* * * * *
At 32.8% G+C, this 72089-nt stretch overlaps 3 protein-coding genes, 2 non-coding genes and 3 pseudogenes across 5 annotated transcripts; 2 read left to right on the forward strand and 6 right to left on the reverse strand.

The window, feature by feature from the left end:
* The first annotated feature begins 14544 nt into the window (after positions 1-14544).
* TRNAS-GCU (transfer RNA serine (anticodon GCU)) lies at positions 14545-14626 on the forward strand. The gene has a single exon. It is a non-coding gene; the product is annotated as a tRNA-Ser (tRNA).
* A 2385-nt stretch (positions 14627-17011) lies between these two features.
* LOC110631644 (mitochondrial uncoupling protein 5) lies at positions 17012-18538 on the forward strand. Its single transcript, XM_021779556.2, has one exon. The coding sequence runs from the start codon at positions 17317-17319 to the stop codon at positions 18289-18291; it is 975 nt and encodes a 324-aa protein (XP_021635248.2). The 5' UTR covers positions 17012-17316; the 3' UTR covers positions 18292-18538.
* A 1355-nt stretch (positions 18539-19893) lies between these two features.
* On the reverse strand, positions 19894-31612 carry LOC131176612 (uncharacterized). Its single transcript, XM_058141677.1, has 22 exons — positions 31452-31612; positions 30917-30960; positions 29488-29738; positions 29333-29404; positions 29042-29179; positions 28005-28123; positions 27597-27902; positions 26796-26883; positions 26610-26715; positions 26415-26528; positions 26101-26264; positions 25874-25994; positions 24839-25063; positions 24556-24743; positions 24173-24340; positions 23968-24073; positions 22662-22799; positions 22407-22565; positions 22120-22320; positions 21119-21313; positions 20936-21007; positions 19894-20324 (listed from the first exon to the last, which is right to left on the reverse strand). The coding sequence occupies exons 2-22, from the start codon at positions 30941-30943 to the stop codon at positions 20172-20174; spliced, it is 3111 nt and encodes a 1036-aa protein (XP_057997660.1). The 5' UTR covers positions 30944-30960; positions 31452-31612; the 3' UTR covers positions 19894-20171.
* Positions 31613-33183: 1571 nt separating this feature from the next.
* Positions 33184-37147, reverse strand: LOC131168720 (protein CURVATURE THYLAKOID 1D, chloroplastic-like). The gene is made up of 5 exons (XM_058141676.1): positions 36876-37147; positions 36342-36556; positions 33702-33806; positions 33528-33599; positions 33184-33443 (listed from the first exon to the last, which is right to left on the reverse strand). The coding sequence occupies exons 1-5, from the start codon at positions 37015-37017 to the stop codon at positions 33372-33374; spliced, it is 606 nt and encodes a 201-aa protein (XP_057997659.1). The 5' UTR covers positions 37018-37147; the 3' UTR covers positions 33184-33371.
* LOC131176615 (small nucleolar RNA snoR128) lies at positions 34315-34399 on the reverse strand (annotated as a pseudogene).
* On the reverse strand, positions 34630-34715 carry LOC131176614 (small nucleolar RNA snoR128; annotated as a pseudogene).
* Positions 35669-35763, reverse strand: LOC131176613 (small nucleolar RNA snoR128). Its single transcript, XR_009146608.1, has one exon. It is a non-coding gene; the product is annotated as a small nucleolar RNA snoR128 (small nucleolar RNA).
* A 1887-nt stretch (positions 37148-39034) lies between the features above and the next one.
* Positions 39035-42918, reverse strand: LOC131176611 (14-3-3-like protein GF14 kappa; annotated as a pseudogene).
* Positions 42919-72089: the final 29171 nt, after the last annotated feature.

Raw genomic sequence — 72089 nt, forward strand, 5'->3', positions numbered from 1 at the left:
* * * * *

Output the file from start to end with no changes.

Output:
At 32.8% G+C, this 72089-nt stretch overlaps 3 protein-coding genes, 2 non-coding genes and 3 pseudogenes across 5 annotated transcripts; 2 read left to right on the forward strand and 6 right to left on the reverse strand.

The window, feature by feature from the left end:
* The first annotated feature begins 14544 nt into the window (after positions 1-14544).
* TRNAS-GCU (transfer RNA serine (anticodon GCU)) lies at positions 14545-14626 on the forward strand. The gene has a single exon. It is a non-coding gene; the product is annotated as a tRNA-Ser (tRNA).
* A 2385-nt stretch (positions 14627-17011) lies between these two features.
* LOC110631644 (mitochondrial uncoupling protein 5) lies at positions 17012-18538 on the forward strand. Its single transcript, XM_021779556.2, has one exon. The coding sequence runs from the start codon at positions 17317-17319 to the stop codon at positions 18289-18291; it is 975 nt and encodes a 324-aa protein (XP_021635248.2). The 5' UTR covers positions 17012-17316; the 3' UTR covers positions 18292-18538.
* A 1355-nt stretch (positions 18539-19893) lies between these two features.
* On the reverse strand, positions 19894-31612 carry LOC131176612 (uncharacterized). Its single transcript, XM_058141677.1, has 22 exons — positions 31452-31612; positions 30917-30960; positions 29488-29738; positions 29333-29404; positions 29042-29179; positions 28005-28123; positions 27597-27902; positions 26796-26883; positions 26610-26715; positions 26415-26528; positions 26101-26264; positions 25874-25994; positions 24839-25063; positions 24556-24743; positions 24173-24340; positions 23968-24073; positions 22662-22799; positions 22407-22565; positions 22120-22320; positions 21119-21313; positions 20936-21007; positions 19894-20324 (listed from the first exon to the last, which is right to left on the reverse strand). The coding sequence occupies exons 2-22, from the start codon at positions 30941-30943 to the stop codon at positions 20172-20174; spliced, it is 3111 nt and encodes a 1036-aa protein (XP_057997660.1). The 5' UTR covers positions 30944-30960; positions 31452-31612; the 3' UTR covers positions 19894-20171.
* Positions 31613-33183: 1571 nt separating this feature from the next.
* Positions 33184-37147, reverse strand: LOC131168720 (protein CURVATURE THYLAKOID 1D, chloroplastic-like). The gene is made up of 5 exons (XM_058141676.1): positions 36876-37147; positions 36342-36556; positions 33702-33806; positions 33528-33599; positions 33184-33443 (listed from the first exon to the last, which is right to left on the reverse strand). The coding sequence occupies exons 1-5, from the start codon at positions 37015-37017 to the stop codon at positions 33372-33374; spliced, it is 606 nt and encodes a 201-aa protein (XP_057997659.1). The 5' UTR covers positions 37018-37147; the 3' UTR covers positions 33184-33371.
* LOC131176615 (small nucleolar RNA snoR128) lies at positions 34315-34399 on the reverse strand (annotated as a pseudogene).
* On the reverse strand, positions 34630-34715 carry LOC131176614 (small nucleolar RNA snoR128; annotated as a pseudogene).
* Positions 35669-35763, reverse strand: LOC131176613 (small nucleolar RNA snoR128). Its single transcript, XR_009146608.1, has one exon. It is a non-coding gene; the product is annotated as a small nucleolar RNA snoR128 (small nucleolar RNA).
* A 1887-nt stretch (positions 37148-39034) lies between the features above and the next one.
* Positions 39035-42918, reverse strand: LOC131176611 (14-3-3-like protein GF14 kappa; annotated as a pseudogene).
* Positions 42919-72089: the final 29171 nt, after the last annotated feature.

Raw genomic sequence — 72089 nt, forward strand, 5'->3', positions numbered from 1 at the left: